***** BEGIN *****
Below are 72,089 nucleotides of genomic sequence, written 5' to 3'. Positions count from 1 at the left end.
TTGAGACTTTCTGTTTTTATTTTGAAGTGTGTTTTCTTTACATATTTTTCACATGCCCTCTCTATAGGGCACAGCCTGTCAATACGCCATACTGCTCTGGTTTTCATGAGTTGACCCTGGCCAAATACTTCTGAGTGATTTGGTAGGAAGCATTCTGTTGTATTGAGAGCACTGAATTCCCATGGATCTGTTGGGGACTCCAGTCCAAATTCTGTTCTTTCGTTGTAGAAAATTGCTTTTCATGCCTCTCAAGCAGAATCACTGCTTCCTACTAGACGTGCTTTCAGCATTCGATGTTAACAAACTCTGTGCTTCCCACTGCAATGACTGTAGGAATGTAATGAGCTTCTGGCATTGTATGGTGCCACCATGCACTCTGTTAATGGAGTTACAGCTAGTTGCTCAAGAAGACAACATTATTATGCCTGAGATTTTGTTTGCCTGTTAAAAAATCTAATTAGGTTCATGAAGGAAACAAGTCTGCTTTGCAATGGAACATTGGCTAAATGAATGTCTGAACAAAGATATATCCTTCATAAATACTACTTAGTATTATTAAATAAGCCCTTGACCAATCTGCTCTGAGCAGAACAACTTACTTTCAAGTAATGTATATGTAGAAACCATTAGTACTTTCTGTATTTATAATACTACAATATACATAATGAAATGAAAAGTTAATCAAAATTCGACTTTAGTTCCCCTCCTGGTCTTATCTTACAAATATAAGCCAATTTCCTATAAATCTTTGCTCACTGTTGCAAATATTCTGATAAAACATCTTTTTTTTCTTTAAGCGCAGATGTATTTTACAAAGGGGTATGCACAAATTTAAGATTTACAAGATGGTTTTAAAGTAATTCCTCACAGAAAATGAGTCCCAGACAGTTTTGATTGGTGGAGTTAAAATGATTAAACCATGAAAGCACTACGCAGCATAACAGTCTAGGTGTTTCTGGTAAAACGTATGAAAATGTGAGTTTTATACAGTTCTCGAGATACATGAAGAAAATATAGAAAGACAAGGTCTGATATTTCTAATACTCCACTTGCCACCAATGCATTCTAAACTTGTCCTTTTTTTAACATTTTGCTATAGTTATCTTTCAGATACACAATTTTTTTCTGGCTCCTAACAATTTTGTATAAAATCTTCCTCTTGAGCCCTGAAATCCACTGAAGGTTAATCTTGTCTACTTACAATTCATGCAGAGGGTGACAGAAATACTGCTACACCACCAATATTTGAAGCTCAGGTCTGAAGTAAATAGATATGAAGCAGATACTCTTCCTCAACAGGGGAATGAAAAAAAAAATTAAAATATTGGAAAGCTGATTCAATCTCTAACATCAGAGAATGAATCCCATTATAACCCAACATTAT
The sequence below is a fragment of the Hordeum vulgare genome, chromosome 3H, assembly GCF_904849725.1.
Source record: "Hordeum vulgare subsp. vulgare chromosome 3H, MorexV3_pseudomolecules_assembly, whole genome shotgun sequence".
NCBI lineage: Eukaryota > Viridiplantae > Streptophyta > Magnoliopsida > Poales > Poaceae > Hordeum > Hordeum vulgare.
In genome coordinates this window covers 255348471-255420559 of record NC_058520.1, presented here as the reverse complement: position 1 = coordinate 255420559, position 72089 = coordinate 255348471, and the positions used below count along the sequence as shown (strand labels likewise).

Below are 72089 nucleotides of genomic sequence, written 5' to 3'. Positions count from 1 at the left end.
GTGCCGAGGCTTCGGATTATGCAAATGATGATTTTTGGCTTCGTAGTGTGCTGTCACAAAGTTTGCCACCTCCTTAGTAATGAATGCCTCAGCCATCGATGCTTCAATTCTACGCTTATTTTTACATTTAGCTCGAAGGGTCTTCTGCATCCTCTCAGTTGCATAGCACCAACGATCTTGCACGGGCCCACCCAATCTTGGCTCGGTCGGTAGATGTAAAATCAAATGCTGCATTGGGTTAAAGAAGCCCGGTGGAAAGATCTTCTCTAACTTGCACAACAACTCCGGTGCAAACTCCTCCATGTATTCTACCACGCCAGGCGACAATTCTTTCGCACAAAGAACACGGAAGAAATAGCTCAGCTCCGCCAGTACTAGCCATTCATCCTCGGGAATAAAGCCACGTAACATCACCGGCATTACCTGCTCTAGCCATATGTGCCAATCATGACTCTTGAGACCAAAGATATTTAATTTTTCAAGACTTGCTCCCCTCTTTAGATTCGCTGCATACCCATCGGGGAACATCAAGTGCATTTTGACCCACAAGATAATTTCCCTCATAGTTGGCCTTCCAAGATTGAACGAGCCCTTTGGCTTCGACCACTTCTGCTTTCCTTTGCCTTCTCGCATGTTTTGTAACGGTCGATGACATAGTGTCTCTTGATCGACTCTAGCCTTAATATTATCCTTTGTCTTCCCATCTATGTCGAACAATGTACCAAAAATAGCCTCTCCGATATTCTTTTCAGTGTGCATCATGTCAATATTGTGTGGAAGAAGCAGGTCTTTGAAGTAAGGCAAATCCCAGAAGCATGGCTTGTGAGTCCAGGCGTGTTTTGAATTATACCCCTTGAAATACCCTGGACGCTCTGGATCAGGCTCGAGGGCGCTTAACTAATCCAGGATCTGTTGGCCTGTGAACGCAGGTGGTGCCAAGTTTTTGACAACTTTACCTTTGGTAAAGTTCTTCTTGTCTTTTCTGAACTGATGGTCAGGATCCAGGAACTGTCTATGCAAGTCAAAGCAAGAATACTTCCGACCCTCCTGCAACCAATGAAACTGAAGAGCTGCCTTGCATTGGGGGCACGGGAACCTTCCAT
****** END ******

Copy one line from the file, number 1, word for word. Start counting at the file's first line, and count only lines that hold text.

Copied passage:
Below are 72,089 nucleotides of genomic sequence, written 5' to 3'. Positions count from 1 at the left end.